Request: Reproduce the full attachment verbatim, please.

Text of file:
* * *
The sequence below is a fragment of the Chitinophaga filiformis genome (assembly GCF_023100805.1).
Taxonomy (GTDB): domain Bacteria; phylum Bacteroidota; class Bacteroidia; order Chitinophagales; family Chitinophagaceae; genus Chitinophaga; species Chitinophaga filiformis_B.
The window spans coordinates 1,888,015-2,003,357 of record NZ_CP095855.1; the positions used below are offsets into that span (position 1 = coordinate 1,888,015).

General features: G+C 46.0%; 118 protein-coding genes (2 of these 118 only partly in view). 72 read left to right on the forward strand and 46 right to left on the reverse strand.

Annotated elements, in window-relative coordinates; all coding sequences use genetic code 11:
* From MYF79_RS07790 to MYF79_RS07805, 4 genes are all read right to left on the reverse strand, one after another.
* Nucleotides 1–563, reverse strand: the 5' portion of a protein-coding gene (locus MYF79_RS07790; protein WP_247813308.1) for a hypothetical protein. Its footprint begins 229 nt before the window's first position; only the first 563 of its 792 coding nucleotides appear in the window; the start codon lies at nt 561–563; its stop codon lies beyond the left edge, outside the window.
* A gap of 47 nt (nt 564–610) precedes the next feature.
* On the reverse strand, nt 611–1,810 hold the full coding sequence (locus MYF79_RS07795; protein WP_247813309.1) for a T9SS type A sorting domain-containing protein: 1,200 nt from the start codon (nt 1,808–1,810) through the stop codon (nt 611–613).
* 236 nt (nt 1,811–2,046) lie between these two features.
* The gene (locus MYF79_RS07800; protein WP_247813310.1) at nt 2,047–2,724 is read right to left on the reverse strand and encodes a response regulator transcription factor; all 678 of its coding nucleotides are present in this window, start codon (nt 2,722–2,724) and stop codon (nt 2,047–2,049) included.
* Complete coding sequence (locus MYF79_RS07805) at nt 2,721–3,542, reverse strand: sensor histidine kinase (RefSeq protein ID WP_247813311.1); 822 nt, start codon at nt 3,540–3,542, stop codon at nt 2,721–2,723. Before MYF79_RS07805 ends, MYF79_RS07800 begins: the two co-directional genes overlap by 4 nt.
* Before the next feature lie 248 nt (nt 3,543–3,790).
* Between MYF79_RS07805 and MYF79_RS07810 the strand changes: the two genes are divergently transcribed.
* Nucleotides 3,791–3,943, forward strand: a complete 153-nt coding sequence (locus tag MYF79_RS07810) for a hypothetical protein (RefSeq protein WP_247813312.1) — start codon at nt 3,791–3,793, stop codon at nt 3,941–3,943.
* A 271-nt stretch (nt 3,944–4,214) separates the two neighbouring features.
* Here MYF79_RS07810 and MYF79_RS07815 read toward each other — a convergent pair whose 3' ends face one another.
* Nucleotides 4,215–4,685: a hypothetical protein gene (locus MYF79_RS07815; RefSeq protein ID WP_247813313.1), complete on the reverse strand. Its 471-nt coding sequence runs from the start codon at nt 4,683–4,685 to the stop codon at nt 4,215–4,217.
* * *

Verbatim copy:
The sequence below is a fragment of the Chitinophaga filiformis genome (assembly GCF_023100805.1).
Taxonomy (GTDB): domain Bacteria; phylum Bacteroidota; class Bacteroidia; order Chitinophagales; family Chitinophagaceae; genus Chitinophaga; species Chitinophaga filiformis_B.
The window spans coordinates 1,888,015-2,003,357 of record NZ_CP095855.1; the positions used below are offsets into that span (position 1 = coordinate 1,888,015).

General features: G+C 46.0%; 118 protein-coding genes (2 of these 118 only partly in view). 72 read left to right on the forward strand and 46 right to left on the reverse strand.

Annotated elements, in window-relative coordinates; all coding sequences use genetic code 11:
* From MYF79_RS07790 to MYF79_RS07805, 4 genes are all read right to left on the reverse strand, one after another.
* Nucleotides 1–563, reverse strand: the 5' portion of a protein-coding gene (locus MYF79_RS07790; protein WP_247813308.1) for a hypothetical protein. Its footprint begins 229 nt before the window's first position; only the first 563 of its 792 coding nucleotides appear in the window; the start codon lies at nt 561–563; its stop codon lies beyond the left edge, outside the window.
* A gap of 47 nt (nt 564–610) precedes the next feature.
* On the reverse strand, nt 611–1,810 hold the full coding sequence (locus MYF79_RS07795; protein WP_247813309.1) for a T9SS type A sorting domain-containing protein: 1,200 nt from the start codon (nt 1,808–1,810) through the stop codon (nt 611–613).
* 236 nt (nt 1,811–2,046) lie between these two features.
* The gene (locus MYF79_RS07800; protein WP_247813310.1) at nt 2,047–2,724 is read right to left on the reverse strand and encodes a response regulator transcription factor; all 678 of its coding nucleotides are present in this window, start codon (nt 2,722–2,724) and stop codon (nt 2,047–2,049) included.
* Complete coding sequence (locus MYF79_RS07805) at nt 2,721–3,542, reverse strand: sensor histidine kinase (RefSeq protein ID WP_247813311.1); 822 nt, start codon at nt 3,540–3,542, stop codon at nt 2,721–2,723. Before MYF79_RS07805 ends, MYF79_RS07800 begins: the two co-directional genes overlap by 4 nt.
* Before the next feature lie 248 nt (nt 3,543–3,790).
* Between MYF79_RS07805 and MYF79_RS07810 the strand changes: the two genes are divergently transcribed.
* Nucleotides 3,791–3,943, forward strand: a complete 153-nt coding sequence (locus tag MYF79_RS07810) for a hypothetical protein (RefSeq protein WP_247813312.1) — start codon at nt 3,791–3,793, stop codon at nt 3,941–3,943.
* A 271-nt stretch (nt 3,944–4,214) separates the two neighbouring features.
* Here MYF79_RS07810 and MYF79_RS07815 read toward each other — a convergent pair whose 3' ends face one another.
* Nucleotides 4,215–4,685: a hypothetical protein gene (locus MYF79_RS07815; RefSeq protein ID WP_247813313.1), complete on the reverse strand. Its 471-nt coding sequence runs from the start codon at nt 4,683–4,685 to the stop codon at nt 4,215–4,217.